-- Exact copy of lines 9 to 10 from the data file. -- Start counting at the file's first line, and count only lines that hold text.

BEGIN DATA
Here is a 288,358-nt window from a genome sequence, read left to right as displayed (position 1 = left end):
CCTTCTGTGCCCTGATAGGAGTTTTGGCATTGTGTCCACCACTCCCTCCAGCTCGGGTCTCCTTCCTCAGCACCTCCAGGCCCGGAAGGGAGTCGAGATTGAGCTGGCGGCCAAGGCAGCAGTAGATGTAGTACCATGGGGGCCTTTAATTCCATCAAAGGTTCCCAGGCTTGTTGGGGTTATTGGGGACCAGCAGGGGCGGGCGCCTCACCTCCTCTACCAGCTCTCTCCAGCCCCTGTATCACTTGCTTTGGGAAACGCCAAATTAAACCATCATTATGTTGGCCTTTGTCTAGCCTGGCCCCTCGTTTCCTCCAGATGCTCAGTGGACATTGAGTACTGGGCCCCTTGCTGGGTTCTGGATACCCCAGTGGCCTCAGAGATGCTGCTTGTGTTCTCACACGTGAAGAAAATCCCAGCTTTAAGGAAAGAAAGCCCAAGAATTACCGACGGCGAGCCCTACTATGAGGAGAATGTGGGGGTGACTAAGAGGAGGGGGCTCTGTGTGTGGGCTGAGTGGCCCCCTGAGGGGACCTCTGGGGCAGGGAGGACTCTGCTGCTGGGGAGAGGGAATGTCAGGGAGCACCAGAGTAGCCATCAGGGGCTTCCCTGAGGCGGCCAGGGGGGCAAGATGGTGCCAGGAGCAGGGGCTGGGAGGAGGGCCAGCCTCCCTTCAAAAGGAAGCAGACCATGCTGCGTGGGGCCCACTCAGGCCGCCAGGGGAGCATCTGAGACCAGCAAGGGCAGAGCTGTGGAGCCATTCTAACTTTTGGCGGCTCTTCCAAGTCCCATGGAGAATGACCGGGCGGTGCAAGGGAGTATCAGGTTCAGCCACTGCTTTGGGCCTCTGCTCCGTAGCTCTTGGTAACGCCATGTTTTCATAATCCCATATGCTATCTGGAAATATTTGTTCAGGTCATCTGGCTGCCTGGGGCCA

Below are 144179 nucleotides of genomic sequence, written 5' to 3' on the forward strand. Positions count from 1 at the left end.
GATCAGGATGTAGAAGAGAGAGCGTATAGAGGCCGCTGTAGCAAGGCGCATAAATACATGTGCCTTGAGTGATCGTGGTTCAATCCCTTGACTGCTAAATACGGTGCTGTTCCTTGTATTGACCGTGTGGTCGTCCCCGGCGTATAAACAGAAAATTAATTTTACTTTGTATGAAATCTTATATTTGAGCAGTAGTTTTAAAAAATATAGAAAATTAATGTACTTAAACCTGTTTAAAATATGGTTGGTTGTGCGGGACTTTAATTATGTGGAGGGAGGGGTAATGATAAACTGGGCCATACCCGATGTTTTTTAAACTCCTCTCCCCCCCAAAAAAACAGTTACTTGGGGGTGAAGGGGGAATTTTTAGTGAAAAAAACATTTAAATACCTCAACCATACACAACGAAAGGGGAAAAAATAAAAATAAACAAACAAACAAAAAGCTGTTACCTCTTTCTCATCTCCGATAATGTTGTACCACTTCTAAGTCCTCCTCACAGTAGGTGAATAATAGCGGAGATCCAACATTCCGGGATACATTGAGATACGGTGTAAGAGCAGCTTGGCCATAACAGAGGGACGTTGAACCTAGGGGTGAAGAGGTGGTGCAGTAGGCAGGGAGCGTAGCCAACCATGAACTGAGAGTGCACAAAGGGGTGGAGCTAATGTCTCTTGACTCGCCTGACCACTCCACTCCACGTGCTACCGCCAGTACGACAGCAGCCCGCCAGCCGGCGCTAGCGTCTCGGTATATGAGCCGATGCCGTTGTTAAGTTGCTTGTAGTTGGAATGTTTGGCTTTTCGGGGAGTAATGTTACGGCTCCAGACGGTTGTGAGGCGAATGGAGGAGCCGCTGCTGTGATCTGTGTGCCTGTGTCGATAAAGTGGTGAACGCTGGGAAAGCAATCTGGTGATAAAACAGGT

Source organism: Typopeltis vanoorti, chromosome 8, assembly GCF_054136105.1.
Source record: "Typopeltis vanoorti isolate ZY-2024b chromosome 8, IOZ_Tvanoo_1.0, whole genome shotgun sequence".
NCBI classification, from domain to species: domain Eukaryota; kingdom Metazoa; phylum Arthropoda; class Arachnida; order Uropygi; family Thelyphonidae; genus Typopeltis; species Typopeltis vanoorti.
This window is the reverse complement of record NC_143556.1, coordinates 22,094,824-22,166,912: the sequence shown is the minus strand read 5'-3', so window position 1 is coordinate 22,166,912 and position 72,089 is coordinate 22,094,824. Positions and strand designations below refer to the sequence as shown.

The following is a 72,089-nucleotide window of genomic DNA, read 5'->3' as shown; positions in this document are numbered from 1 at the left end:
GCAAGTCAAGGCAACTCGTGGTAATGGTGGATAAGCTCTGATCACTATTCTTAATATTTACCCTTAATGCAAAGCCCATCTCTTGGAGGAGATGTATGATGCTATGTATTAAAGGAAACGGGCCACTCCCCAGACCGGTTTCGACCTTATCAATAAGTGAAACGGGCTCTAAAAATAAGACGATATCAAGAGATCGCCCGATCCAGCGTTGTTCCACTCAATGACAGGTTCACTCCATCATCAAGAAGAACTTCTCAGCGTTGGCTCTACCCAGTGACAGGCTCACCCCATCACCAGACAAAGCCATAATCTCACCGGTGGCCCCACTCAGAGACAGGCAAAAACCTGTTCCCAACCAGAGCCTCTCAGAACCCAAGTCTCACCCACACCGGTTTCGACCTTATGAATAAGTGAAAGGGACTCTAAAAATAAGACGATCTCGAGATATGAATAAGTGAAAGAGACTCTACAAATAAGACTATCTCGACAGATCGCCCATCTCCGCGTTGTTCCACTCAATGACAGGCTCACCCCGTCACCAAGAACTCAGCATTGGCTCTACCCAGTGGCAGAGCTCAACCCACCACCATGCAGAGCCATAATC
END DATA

The following is a 72,089-nucleotide window of genomic DNA, read 5'->3' as shown; positions in this document are numbered from 1 at the left end:
GCAAGTCAAGGCAACTCGTGGTAATGGTGGATAAGCTCTGATCACTATTCTTAATATTTACCCTTAATGCAAAGCCCATCTCTTGGAGGAGATGTATGATGCTATGTATTAAAGGAAACGGGCCACTCCCCAGACCGGTTTCGACCTTATCAATAAGTGAAACGGGCTCTAAAAATAAGACGATATCAAGAGATCGCCCGATCCAGCGTTGTTCCACTCAATGACAGGTTCACTCCATCATCAAGAAGAACTTCTCAGCGTTGGCTCTACCCAGTGACAGGCTCACCCCATCACCAGACAAAGCCATAATCTCACCGGTGGCCCCACTCAGAGACAGGCAAAAACCTGTTCCCAACCAGAGCCTCTCAGAACCCAAGTCTCACCCACACCGGTTTCGACCTTATGAATAAGTGAAAGGGACTCTAAAAATAAGACGATCTCGAGATATGAATAAGTGAAAGAGACTCTACAAATAAGACTATCTCGACAGATCGCCCATCTCCGCGTTGTTCCACTCAATGACAGGCTCACCCCGTCACCAAGAACTCAGCATTGGCTCTACCCAGTGGCAGAGCTCAACCCACCACCATGCAGAGCCATAATC